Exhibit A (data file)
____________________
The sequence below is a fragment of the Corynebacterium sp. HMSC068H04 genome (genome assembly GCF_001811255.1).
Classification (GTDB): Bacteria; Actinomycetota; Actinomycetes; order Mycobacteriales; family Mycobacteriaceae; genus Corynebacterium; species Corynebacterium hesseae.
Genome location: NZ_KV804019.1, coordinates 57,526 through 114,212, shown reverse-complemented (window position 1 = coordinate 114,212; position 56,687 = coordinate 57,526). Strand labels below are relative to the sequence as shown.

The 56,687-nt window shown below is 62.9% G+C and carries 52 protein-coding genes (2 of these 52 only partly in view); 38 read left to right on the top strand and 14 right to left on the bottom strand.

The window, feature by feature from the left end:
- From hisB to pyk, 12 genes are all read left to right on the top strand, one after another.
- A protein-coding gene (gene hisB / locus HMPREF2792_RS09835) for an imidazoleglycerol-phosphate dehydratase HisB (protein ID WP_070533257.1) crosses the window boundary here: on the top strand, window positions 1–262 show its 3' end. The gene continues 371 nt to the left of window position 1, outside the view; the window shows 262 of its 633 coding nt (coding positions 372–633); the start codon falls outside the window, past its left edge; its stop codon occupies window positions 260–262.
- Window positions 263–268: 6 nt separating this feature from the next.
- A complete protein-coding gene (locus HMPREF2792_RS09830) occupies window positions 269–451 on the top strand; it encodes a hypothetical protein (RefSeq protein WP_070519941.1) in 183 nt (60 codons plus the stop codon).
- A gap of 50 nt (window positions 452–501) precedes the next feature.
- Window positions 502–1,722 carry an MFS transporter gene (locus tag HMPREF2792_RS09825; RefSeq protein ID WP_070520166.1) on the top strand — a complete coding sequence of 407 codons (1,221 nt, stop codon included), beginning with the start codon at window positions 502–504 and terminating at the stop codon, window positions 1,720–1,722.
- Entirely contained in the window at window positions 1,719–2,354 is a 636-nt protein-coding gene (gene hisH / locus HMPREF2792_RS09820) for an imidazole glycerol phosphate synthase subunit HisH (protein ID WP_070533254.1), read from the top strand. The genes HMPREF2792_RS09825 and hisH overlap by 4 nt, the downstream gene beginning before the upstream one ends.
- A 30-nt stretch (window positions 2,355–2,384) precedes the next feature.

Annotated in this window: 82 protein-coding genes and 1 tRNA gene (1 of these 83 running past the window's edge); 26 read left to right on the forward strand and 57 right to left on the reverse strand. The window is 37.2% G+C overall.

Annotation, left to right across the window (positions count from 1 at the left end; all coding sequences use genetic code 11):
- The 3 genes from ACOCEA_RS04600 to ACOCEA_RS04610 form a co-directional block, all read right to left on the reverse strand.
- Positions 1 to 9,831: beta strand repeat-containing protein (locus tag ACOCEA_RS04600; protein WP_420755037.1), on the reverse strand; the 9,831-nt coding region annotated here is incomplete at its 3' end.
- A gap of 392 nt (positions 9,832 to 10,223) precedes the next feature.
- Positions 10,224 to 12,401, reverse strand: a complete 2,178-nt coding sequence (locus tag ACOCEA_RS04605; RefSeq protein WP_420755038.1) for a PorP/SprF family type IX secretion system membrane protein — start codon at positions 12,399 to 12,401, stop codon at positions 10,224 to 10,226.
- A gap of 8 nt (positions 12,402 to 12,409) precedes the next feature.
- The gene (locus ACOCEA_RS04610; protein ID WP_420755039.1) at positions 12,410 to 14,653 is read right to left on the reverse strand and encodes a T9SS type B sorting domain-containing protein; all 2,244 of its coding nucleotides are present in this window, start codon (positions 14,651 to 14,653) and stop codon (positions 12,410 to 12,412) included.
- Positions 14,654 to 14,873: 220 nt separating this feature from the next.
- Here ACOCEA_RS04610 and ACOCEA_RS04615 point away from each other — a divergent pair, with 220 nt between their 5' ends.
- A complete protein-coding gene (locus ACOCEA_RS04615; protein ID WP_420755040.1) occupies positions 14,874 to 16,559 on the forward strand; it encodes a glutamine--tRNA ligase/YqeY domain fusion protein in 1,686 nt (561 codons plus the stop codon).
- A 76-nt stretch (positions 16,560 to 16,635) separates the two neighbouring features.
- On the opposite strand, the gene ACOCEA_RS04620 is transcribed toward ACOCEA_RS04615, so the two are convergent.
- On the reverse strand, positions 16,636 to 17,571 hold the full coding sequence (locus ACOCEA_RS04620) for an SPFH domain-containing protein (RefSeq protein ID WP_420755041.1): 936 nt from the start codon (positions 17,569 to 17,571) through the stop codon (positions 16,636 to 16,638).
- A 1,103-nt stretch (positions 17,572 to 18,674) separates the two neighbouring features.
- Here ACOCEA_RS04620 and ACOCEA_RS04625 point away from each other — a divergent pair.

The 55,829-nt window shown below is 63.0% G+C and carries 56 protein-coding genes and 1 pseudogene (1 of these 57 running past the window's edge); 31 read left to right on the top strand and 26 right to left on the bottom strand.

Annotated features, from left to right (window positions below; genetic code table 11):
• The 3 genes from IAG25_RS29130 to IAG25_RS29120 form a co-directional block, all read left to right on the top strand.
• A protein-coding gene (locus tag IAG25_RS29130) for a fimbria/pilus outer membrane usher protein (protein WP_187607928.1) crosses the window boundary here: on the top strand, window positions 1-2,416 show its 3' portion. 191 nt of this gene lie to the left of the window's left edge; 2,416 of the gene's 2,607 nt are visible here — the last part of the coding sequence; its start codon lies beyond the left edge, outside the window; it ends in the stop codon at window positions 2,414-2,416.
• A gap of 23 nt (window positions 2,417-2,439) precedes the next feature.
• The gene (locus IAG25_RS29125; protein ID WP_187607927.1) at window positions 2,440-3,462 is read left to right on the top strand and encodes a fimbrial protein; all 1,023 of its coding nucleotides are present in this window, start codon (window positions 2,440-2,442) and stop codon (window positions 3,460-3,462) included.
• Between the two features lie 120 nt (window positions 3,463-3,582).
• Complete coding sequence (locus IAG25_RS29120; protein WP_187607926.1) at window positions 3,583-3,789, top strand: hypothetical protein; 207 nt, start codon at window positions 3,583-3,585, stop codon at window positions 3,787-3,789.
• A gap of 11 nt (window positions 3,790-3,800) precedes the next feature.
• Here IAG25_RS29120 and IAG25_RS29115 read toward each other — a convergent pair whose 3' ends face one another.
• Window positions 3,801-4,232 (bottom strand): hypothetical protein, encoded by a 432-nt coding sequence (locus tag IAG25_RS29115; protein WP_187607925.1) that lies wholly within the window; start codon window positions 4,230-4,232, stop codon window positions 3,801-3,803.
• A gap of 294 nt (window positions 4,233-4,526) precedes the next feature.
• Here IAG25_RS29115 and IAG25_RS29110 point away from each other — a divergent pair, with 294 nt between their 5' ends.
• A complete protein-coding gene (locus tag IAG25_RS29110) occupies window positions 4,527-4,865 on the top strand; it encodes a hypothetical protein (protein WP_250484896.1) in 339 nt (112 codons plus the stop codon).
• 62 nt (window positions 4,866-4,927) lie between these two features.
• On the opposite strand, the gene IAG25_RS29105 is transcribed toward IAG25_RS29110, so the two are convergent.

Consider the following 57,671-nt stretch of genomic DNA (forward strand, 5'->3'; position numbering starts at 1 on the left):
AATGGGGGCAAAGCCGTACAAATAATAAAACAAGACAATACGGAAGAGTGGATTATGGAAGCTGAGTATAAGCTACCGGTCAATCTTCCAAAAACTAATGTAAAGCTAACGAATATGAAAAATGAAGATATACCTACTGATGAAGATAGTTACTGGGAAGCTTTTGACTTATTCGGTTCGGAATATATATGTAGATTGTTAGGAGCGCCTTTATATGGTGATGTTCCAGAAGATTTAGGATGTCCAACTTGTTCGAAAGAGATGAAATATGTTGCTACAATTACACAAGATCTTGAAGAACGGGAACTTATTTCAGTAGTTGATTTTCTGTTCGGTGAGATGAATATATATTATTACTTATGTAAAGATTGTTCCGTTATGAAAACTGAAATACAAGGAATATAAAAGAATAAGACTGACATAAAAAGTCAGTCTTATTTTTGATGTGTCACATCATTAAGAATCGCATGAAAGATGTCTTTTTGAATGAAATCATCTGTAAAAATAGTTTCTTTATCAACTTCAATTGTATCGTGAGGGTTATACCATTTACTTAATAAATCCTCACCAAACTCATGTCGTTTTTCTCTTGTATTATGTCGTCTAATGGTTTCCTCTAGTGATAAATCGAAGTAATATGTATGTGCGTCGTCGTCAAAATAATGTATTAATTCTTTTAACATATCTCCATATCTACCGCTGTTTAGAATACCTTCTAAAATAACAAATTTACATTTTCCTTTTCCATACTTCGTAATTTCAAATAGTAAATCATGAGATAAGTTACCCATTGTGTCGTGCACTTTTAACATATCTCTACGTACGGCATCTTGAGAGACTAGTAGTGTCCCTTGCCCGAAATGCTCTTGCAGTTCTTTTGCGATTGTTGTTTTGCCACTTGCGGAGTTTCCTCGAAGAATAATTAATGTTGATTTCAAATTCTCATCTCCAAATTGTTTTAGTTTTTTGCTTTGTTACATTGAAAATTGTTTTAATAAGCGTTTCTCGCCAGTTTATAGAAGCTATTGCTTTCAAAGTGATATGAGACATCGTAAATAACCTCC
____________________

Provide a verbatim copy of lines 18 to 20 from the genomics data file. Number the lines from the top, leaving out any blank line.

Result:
- A gap of 392 nt (positions 9,832 to 10,223) precedes the next feature.
- Positions 10,224 to 12,401, reverse strand: a complete 2,178-nt coding sequence (locus tag ACOCEA_RS04605; RefSeq protein WP_420755038.1) for a PorP/SprF family type IX secretion system membrane protein — start codon at positions 12,399 to 12,401, stop codon at positions 10,224 to 10,226.
- A gap of 8 nt (positions 12,402 to 12,409) precedes the next feature.